Figure 13. Customer references AccountDetails
The second issue is the ease with which circular dependencies between libraries can be introduced. Continuing with the example, suppose the business author wants to make a small change to AccountDetails. He or she creates a new type, Address, and adds a parameter in AccountDetails that uses it as a type. The problem is that back in the Integration Designer domain, there would need to be a cycle in the project dependencies to handle the dependency chain. Types created in Process Designer are always mirrored to the default library of a process application or toolkit. Hence, Address.xsd is created in MyProcessApp_Library. MyProcessApp_Library already has a dependency on OtherMirroredLibrary because Customer uses AccountDetails, but the new parameter added to AccountDetails requires a dependency from OtherMirroredLibrary (AccountDetails) to MyProcessApp_Library (Address). Circular dependencies are not allowed within Integration Designer projects, so the Process Application will be in a broken state. Figure 14 shows the artifacts and necessary dependencies.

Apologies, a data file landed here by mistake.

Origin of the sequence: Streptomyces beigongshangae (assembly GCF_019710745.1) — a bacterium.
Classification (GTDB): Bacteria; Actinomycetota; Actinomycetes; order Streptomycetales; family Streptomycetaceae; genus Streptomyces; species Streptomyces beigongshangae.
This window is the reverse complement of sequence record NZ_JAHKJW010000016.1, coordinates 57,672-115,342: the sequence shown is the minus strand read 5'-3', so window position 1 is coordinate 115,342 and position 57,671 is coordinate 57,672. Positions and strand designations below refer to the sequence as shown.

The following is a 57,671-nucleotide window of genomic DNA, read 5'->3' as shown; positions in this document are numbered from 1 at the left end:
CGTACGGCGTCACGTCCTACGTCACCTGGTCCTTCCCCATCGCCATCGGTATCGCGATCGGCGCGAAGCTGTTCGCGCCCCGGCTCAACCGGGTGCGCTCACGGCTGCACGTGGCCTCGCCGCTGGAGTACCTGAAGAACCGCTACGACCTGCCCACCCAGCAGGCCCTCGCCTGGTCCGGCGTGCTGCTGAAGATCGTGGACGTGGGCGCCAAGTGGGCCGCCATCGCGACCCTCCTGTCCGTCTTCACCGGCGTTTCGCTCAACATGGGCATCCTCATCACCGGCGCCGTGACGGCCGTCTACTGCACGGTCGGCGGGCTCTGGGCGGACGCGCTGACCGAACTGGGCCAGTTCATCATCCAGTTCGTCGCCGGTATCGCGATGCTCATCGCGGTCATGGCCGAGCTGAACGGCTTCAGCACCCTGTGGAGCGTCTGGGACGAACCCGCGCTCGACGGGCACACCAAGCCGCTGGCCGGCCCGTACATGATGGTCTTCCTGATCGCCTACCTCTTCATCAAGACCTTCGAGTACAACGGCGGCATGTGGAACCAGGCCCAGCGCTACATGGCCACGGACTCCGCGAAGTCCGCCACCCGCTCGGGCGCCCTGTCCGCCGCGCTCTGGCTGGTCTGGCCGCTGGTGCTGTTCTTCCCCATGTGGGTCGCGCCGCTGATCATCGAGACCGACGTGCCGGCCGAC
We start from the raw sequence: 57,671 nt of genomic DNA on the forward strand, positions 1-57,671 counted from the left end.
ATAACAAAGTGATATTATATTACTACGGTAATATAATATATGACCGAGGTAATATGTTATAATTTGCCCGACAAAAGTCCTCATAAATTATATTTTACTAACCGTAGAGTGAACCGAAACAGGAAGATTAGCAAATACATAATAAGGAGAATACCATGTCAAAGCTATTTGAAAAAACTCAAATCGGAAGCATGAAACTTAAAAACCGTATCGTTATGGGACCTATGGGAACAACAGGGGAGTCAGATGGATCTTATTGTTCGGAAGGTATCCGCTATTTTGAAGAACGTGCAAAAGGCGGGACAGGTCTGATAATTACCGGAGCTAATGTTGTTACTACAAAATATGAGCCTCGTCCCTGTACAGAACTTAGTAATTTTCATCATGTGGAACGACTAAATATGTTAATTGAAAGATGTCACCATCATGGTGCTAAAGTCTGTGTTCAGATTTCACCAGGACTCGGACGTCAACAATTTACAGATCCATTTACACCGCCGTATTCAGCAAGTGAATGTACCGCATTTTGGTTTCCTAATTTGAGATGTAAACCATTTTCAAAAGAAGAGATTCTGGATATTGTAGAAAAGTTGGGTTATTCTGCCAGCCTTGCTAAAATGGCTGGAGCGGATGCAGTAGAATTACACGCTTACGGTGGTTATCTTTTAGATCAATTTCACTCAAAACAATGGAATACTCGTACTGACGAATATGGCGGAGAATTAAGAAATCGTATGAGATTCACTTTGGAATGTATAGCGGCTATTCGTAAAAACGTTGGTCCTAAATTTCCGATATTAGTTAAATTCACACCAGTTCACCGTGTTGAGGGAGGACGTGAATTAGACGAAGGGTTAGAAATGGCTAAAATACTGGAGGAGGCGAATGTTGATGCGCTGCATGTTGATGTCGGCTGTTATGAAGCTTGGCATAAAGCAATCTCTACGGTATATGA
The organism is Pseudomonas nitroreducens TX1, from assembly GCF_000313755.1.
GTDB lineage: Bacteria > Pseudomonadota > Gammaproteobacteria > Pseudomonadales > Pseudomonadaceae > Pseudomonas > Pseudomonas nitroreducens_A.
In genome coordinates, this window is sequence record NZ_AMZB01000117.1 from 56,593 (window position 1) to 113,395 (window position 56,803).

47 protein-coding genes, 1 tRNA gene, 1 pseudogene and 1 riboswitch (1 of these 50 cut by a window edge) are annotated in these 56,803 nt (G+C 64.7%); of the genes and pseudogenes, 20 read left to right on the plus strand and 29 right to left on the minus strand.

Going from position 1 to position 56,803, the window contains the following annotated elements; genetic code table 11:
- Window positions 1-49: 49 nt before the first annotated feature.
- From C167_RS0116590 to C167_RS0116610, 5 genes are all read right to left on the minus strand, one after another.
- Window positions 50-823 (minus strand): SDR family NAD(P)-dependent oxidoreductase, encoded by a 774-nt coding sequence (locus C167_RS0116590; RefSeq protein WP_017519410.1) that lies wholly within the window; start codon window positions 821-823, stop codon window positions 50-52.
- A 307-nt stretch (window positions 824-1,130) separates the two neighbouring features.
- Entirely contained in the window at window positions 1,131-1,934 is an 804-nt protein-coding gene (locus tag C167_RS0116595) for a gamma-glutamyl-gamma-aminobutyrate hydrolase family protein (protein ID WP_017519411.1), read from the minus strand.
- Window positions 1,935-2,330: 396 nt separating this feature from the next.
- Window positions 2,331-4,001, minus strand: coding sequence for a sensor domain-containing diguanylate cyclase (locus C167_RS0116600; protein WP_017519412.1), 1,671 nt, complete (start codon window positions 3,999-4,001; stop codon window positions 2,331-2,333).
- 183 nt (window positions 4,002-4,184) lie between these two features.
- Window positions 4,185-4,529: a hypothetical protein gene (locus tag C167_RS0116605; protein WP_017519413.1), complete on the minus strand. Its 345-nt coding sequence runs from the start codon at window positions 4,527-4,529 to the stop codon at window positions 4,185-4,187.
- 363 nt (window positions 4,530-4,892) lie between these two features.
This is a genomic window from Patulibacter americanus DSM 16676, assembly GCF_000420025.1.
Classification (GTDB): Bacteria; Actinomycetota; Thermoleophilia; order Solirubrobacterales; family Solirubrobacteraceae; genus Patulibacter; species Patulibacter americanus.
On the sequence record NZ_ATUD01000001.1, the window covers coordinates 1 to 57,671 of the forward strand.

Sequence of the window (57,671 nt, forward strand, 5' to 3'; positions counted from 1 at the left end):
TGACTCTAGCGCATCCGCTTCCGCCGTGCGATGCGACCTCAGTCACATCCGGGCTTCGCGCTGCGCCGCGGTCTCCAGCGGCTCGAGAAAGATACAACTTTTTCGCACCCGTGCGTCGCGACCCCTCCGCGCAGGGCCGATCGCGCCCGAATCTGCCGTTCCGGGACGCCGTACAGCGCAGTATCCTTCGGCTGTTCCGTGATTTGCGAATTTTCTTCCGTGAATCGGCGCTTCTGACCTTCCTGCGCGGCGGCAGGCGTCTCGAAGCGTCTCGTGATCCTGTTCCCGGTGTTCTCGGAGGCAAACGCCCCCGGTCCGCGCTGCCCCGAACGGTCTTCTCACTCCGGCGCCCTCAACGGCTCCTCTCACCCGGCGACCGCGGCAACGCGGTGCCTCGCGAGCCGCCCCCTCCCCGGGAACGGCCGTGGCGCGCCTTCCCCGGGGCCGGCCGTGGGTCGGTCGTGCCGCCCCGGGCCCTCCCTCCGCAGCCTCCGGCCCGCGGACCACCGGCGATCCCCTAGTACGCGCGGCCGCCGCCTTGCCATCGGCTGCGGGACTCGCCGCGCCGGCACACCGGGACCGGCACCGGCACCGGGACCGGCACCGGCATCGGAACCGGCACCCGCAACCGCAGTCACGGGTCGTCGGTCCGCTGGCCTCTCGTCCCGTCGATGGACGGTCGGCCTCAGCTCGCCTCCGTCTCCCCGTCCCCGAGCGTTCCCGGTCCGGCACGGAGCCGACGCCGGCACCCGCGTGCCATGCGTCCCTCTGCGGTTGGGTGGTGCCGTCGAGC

Figure 14. AccountDetails references Address
To work around this issue, the integration programmer should move one of the XSD files, such as moving AccountDetails.xsd to MyProcessApp_Library.
Using the best practices described in this article, you can avoid many pitfalls when developing applications that span both Integration Designer and Process Designer. By understanding how each user role leverages the shared Process Center repository and the effects of having a shared intersection of the domain models, you can create better development processes. Breakages in models can be caught earlier, and patterns can be used to minimize the breakages in those models.
The author would like to thank David Booz and John Green for their contributions as reviewers of this article.
|Files for importing to Process Center||Travel apps.zip||2209KB|
|File for importing to Integration Designer||ExistingIIDService.zip||21KB|
- Disassociating a module or library from a process application or toolkit in the IBM Business Process Manager V7.5 Information Center.